Explained: Why India’s ‘fastest-growing’ economy needs faster job creation

By India Today Business Desk: India’s economy is set to register strong growth in the ongoing financial year and next, but creating more jobs remains crucial for the country to maintain momentum.

For India to become a developed nation, which requires an annual gross domestic product (GDP) growth of around 8 per cent for the next 25 years, meeting the employment needs of the growing population will be important.

Dhiraj Nim, an economist at ANX Research, told news agency Reuters that the biggest challenge for policymakers for achieving 8 per cent growth potential will be to “reallocate the surplus labour from agriculture to more productive sectors with gainful jobs in them.”

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“If India’s reform momentum is lacklustre, a less exciting picture is on the cards,” Nim added.

A poll of 53 economists this month showed that the economy would grow 6.1 per cent in the ongoing year, better than most other major economies in the world. “I think 6 to 6.5 per cent is a very achievable and a very conservative forecast for India’s growth trajectory,” Nim added.

But the growth has to be supported by strong job creation, according to experts. World Bank President Ajay Banga recently said the key to India’s growth story is creating more jobs, highlighting the opportunity to cash in on the “China Plus One” strategy, which is a scheme adopted by many companies to build their manufacturing capacities outside the country.

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Future job outlook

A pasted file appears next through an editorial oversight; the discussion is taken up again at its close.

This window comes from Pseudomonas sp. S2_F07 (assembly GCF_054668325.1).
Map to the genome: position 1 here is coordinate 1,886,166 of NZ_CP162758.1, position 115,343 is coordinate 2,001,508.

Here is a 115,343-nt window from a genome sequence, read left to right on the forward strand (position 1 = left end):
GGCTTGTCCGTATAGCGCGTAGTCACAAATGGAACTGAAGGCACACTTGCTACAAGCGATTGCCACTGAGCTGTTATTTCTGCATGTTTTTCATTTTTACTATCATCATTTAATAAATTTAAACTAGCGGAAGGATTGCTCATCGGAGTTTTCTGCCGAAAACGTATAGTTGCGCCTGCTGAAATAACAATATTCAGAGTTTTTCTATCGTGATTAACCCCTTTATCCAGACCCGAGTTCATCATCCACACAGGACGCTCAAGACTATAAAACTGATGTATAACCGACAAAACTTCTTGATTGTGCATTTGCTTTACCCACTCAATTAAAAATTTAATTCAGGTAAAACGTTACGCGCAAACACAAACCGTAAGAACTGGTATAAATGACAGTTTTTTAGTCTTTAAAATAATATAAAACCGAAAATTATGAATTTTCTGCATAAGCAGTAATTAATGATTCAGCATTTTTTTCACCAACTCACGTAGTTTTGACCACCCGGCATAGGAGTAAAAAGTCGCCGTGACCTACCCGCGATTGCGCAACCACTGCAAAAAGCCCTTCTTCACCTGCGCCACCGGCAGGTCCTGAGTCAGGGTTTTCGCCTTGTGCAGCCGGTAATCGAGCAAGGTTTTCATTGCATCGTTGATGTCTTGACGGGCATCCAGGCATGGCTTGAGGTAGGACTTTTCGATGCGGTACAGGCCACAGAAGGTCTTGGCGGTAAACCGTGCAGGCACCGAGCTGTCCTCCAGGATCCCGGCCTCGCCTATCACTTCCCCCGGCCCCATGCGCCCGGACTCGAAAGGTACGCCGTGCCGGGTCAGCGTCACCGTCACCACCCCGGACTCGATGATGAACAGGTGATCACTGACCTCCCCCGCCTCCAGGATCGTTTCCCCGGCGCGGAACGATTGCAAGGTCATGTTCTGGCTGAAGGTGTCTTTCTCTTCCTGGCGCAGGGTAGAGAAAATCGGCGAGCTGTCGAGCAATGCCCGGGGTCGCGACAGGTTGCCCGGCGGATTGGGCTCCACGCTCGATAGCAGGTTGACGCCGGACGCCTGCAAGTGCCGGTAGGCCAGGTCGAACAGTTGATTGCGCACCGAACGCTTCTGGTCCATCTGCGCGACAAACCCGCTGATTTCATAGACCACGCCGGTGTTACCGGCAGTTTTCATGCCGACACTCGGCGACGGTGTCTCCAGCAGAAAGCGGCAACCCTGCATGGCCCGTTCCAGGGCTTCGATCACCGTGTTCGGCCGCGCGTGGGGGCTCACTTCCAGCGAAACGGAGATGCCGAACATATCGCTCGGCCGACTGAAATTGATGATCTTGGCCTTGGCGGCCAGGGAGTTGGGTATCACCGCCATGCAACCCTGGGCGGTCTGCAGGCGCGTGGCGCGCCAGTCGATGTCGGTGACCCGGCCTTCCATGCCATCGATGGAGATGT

When the polled economists were asked about the employment outlook over the coming year, 17 of 25 said it will improve slightly.

Radhika Piplani, chief economist at DAM Capital Advisors, told Reuters that the unemployment situation has not improved yet, adding that skilling is also missing to some extent.

“So, there is a gap in terms of the demand versus the supply,” she said.

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Twenty-one of 27 economists said the ambitious Production-Linked Incentive (PLI) scheme that aims to attract foreign manufacturers to set up shop in the country would provide a modest boost to GDP growth. The remaining six said it would have no impact.

“All the sectors where PLI has started are seen booming, but the actual impact of it on-the-ground employment – that is still something which is yet to be seen,” Piplani said.

While employment in India has improved after suffering a huge setback during the pandemic, it is not yet at the level that can steer India to become a developed nation, especially skilled jobs.

Focus on high-productivity jobs

Creating more jobs is crucial for India’s economic growth and stability. According to the World Bank, every 1 per cent increase in employment leads to a 0.6 per cent increase in GDP growth.

This indicates that job creation is beneficial not only for individuals but also for the economy as a whole.

As more people have jobs, there is an increase in the demand for goods and services, leading to the expansion of businesses and the creation of more jobs.

A report published by the McKinsey Global Institute in 2020, titled “India’s turning point: An economic agenda to spur growth and jobs,” emphasised the need to create at least 90 million new nonfarm jobs by 2030.

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To achieve this, India’s GDP will need to grow by 8.0 to 8.5 percent annually over the next decade, the report added.

The report also highlighted the importance of moving towards higher-productivity sectors that have the potential to create more jobs. It identified the manufacturing and construction sectors as having the potential to achieve the largest acceleration in sector GDP growth.

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